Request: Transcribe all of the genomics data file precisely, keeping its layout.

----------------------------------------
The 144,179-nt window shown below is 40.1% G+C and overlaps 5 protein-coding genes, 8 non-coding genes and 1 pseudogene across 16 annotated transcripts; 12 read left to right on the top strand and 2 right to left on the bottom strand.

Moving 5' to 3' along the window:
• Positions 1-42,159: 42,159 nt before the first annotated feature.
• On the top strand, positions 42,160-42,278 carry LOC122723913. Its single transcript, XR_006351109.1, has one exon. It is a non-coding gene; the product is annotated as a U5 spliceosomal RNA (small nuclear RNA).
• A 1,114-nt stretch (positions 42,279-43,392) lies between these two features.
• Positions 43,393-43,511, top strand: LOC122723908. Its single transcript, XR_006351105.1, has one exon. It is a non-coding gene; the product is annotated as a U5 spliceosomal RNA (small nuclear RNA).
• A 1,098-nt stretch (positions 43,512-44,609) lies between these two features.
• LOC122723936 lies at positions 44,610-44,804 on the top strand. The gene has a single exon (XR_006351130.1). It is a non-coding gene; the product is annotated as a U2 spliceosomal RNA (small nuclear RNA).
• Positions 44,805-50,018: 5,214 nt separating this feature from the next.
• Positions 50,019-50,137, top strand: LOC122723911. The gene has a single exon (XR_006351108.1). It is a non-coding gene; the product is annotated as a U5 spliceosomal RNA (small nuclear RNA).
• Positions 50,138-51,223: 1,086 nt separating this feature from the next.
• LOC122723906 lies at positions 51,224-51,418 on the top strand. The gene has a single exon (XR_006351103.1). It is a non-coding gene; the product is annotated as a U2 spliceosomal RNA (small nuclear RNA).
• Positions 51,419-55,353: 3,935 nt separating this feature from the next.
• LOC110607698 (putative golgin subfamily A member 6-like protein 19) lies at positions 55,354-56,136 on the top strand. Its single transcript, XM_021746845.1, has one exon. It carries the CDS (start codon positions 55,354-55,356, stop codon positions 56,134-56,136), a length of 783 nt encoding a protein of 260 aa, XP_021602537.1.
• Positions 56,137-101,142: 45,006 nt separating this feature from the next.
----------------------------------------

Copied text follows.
The 144,179-nt window shown below is 40.1% G+C and overlaps 5 protein-coding genes, 8 non-coding genes and 1 pseudogene across 16 annotated transcripts; 12 read left to right on the top strand and 2 right to left on the bottom strand.

Moving 5' to 3' along the window:
• Positions 1-42,159: 42,159 nt before the first annotated feature.
• On the top strand, positions 42,160-42,278 carry LOC122723913. Its single transcript, XR_006351109.1, has one exon. It is a non-coding gene; the product is annotated as a U5 spliceosomal RNA (small nuclear RNA).
• A 1,114-nt stretch (positions 42,279-43,392) lies between these two features.
• Positions 43,393-43,511, top strand: LOC122723908. Its single transcript, XR_006351105.1, has one exon. It is a non-coding gene; the product is annotated as a U5 spliceosomal RNA (small nuclear RNA).
• A 1,098-nt stretch (positions 43,512-44,609) lies between these two features.
• LOC122723936 lies at positions 44,610-44,804 on the top strand. The gene has a single exon (XR_006351130.1). It is a non-coding gene; the product is annotated as a U2 spliceosomal RNA (small nuclear RNA).
• Positions 44,805-50,018: 5,214 nt separating this feature from the next.
• Positions 50,019-50,137, top strand: LOC122723911. The gene has a single exon (XR_006351108.1). It is a non-coding gene; the product is annotated as a U5 spliceosomal RNA (small nuclear RNA).
• Positions 50,138-51,223: 1,086 nt separating this feature from the next.
• LOC122723906 lies at positions 51,224-51,418 on the top strand. The gene has a single exon (XR_006351103.1). It is a non-coding gene; the product is annotated as a U2 spliceosomal RNA (small nuclear RNA).
• Positions 51,419-55,353: 3,935 nt separating this feature from the next.
• LOC110607698 (putative golgin subfamily A member 6-like protein 19) lies at positions 55,354-56,136 on the top strand. Its single transcript, XM_021746845.1, has one exon. It carries the CDS (start codon positions 55,354-55,356, stop codon positions 56,134-56,136), a length of 783 nt encoding a protein of 260 aa, XP_021602537.1.
• Positions 56,137-101,142: 45,006 nt separating this feature from the next.